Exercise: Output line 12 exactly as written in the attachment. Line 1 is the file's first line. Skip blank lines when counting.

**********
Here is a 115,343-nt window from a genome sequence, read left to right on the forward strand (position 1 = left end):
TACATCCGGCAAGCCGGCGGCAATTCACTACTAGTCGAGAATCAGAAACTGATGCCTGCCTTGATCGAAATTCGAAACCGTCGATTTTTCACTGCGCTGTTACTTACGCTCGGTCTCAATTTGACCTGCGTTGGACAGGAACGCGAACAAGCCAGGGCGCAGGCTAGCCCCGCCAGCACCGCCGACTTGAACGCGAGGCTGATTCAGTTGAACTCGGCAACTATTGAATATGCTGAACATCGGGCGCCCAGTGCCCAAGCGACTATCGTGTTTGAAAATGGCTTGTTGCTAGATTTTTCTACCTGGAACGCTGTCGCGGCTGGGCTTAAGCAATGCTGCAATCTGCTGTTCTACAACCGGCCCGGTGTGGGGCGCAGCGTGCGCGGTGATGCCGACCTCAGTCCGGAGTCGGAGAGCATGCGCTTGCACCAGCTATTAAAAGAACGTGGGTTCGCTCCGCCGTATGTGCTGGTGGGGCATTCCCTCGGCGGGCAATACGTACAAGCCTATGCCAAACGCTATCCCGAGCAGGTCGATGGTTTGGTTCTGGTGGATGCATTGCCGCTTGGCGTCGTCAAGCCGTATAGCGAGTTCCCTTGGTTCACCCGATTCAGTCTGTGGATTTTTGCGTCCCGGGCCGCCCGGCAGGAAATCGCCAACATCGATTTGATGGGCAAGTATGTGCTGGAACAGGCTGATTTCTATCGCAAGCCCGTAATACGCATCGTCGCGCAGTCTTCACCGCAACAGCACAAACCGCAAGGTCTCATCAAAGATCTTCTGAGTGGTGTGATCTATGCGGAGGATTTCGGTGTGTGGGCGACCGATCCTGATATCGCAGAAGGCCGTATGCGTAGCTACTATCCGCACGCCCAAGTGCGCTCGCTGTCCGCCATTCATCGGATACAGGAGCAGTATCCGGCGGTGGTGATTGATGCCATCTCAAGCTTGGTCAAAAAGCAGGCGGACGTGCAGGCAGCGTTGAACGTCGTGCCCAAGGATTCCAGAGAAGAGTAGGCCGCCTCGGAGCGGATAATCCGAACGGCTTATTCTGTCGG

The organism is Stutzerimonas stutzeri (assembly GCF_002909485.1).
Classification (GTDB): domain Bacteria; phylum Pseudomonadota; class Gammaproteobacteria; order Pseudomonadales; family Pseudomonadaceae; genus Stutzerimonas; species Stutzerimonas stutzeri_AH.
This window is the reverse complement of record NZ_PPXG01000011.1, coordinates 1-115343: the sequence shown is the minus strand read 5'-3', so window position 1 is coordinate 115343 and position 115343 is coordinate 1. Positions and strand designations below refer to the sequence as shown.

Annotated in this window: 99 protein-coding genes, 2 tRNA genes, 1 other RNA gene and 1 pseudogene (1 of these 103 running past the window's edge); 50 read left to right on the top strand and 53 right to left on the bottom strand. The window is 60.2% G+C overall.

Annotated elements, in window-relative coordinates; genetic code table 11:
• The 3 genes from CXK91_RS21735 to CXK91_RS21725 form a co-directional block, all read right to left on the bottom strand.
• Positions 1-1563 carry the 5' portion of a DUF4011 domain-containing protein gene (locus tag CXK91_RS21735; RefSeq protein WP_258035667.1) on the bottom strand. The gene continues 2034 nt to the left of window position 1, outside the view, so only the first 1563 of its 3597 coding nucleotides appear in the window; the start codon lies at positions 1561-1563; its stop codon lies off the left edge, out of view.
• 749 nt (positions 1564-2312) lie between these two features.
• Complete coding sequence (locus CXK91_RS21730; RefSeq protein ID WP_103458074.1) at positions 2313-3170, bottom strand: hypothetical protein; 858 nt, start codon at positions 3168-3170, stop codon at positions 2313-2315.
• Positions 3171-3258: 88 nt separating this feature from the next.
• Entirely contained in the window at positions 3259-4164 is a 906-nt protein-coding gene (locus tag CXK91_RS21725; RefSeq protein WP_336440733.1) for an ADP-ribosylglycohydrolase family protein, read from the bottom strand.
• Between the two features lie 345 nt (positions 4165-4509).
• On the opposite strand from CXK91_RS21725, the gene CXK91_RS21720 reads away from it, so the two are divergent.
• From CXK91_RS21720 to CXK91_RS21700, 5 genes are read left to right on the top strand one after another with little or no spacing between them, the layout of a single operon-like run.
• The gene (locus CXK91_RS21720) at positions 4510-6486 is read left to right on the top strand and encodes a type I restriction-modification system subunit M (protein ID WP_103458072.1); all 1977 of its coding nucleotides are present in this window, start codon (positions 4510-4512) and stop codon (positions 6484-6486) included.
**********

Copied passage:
• Positions 3171-3258: 88 nt separating this feature from the next.